In a policy context, one may have to compromise on pragmatic grounds; but in an academic context, the tensions among perspectives do not have to be released. The initial step, in my view, is to consider specific expertise as a window on relevant scholarly discourses. Importing relevant insights from these discourses into scientometrics as the quantitatively-oriented branch of science and technology studies may help to clarify the differences between the (quasi-)industry of indicator production, the use of these reports by clients, and the longer-term research program of academic units (such as CWTS) active in this field.
Ashby, W. R. (1958). Requisite variety and its implications for the control of complex systems. Cybernetica, 1(2), 1-17.
Bauer, M. W. (2009). The evolution of public understanding of science—discourse and comparative evidence. Science, technology and society, 14(2), 221-240.
Dahler-Larsen, P. (2014). Constitutive Effects of Performance Indicators: Getting beyond unintended consequences. Public Management Review, 16(7), 969-986.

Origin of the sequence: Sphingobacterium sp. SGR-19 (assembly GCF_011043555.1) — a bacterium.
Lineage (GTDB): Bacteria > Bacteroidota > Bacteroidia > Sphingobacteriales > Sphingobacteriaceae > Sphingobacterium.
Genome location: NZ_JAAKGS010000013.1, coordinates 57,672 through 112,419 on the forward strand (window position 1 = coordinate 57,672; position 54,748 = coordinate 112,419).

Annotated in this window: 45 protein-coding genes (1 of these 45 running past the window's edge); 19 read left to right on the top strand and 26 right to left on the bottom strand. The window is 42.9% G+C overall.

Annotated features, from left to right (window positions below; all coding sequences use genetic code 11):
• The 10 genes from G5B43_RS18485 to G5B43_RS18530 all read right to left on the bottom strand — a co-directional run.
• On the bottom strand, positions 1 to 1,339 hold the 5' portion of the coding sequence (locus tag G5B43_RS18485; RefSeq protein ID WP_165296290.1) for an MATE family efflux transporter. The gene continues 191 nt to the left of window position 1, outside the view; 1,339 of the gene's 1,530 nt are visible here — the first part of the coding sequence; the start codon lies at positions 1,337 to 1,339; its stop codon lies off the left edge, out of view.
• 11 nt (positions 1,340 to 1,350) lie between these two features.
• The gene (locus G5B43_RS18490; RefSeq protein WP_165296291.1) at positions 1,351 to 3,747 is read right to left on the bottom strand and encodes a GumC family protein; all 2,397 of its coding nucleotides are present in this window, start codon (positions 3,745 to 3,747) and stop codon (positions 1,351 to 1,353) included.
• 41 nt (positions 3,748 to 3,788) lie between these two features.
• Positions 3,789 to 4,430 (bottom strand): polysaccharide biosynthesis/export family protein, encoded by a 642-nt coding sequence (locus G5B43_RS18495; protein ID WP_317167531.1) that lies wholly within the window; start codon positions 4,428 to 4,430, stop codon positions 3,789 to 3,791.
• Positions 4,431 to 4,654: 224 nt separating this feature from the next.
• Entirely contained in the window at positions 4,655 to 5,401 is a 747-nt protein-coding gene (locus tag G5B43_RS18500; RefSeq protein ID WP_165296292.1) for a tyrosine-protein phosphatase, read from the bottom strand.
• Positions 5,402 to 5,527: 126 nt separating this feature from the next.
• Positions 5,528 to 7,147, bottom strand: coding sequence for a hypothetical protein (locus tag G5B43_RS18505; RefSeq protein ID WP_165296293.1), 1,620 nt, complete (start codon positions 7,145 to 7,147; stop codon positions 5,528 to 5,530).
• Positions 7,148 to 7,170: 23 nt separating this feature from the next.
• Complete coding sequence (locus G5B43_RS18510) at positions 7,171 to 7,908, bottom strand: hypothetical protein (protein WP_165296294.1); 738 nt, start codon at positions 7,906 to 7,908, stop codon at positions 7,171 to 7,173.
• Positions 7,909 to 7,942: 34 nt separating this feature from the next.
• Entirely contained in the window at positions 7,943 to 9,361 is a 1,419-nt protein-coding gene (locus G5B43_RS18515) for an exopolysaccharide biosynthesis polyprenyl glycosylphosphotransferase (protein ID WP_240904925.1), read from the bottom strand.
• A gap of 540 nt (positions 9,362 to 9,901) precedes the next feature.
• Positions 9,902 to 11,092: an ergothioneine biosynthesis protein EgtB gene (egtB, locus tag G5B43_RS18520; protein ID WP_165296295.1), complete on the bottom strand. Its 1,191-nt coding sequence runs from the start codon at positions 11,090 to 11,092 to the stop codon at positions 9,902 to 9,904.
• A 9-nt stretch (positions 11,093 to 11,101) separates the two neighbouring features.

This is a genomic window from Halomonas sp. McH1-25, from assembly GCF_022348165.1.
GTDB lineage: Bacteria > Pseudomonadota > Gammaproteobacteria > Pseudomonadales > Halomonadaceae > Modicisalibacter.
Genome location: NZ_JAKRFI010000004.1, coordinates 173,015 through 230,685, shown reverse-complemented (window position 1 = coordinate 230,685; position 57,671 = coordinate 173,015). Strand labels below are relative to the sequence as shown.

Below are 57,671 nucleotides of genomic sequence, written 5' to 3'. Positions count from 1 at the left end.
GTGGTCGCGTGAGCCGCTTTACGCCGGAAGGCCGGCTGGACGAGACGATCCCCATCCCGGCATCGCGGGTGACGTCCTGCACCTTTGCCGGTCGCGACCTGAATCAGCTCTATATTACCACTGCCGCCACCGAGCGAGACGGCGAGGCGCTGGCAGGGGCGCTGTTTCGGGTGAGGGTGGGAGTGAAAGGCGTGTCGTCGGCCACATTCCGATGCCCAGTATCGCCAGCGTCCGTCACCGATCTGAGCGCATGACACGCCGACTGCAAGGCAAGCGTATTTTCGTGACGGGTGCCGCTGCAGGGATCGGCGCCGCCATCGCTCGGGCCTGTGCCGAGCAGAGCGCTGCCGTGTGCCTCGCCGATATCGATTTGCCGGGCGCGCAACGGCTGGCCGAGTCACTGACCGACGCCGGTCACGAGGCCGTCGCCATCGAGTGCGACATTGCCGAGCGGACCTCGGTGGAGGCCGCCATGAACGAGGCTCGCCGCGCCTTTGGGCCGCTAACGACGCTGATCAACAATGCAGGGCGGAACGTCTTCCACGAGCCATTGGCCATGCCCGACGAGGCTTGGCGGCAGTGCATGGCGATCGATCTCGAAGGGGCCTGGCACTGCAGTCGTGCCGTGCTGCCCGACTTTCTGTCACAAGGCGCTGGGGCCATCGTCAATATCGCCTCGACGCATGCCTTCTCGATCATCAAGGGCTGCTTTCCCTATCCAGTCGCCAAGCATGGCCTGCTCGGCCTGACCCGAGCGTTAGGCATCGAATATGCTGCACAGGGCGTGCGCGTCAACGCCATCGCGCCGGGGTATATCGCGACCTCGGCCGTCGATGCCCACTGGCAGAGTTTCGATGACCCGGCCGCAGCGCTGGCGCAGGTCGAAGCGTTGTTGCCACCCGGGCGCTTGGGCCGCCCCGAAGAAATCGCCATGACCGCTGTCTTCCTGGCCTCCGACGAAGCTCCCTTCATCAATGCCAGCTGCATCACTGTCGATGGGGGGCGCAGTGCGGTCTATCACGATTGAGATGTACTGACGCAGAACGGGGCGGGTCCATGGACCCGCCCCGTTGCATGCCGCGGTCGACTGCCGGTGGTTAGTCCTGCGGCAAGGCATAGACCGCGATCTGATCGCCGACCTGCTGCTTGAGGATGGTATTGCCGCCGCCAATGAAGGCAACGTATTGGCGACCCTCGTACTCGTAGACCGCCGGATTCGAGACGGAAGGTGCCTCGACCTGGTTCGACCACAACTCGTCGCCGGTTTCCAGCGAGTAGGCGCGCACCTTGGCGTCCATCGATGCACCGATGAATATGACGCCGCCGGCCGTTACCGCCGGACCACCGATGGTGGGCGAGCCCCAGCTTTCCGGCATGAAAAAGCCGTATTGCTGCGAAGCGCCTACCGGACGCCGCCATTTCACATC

Giddens, A. (1976). New Rules of Sociological Method. London: Hutchinson.
Guetzkow, J., Lamont, M., & Mallard, G. (2004). What is Originality in the Humanities and the Social Sciences? American Sociological Review, 69(2), 190-212.
Hicks, D., Wouters, P., Waltman, L., de Rijcke, S., & Rafols, I. (2015). The Leiden Manifesto for research metrics. Nature, 520, 429-431.
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Leydesdorff, L., Bornmann, L., Comins, J., & Milojević, S. (2016). Citations: Indicators of Quality? The Impact Fallacy. Frontiers in Research Metrics and Analytics, 1(Article 1). doi: 10.3389/frma.2016.00001
Leydesdorff, L., Wouters, P., & Bornmann, L. (2016). Professional and citizen bibliometrics: complementarities and ambivalences in the development and use of indicators—a state-of-the-art report. Scientometrics, 109(3), 2129-2150.
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van Vree, F., Prins, A., Spaapen, J., van Leeuwen, T., Duindam, D., & Boekhout, M. (2017). Handleiding Evaluatie van geesteswetenschappelijk onderzoek volgens het SEP. At https://www.qrih.nl/nl/over-qrih/de-handleiding.